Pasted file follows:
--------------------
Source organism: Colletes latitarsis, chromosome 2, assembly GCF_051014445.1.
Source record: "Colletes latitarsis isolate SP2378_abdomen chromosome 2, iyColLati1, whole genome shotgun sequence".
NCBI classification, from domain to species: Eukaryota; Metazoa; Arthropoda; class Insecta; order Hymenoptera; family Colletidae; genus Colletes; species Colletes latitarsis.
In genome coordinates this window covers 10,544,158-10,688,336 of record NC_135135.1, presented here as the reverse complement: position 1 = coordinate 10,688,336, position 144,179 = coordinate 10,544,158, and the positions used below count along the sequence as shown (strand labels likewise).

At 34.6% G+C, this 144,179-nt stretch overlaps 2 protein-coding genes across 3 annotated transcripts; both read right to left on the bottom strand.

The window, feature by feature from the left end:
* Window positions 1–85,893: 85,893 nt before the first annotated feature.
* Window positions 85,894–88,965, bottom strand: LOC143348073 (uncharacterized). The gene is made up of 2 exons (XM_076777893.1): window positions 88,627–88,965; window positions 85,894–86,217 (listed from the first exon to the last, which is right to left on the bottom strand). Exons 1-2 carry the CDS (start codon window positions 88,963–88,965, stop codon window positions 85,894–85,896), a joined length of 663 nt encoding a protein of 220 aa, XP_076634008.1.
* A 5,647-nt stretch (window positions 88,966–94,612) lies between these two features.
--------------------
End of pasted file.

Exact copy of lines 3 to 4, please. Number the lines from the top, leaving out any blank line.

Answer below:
NCBI classification, from domain to species: Eukaryota; Metazoa; Arthropoda; class Insecta; order Hymenoptera; family Colletidae; genus Colletes; species Colletes latitarsis.
In genome coordinates this window covers 10,544,158-10,688,336 of record NC_135135.1, presented here as the reverse complement: position 1 = coordinate 10,688,336, position 144,179 = coordinate 10,544,158, and the positions used below count along the sequence as shown (strand labels likewise).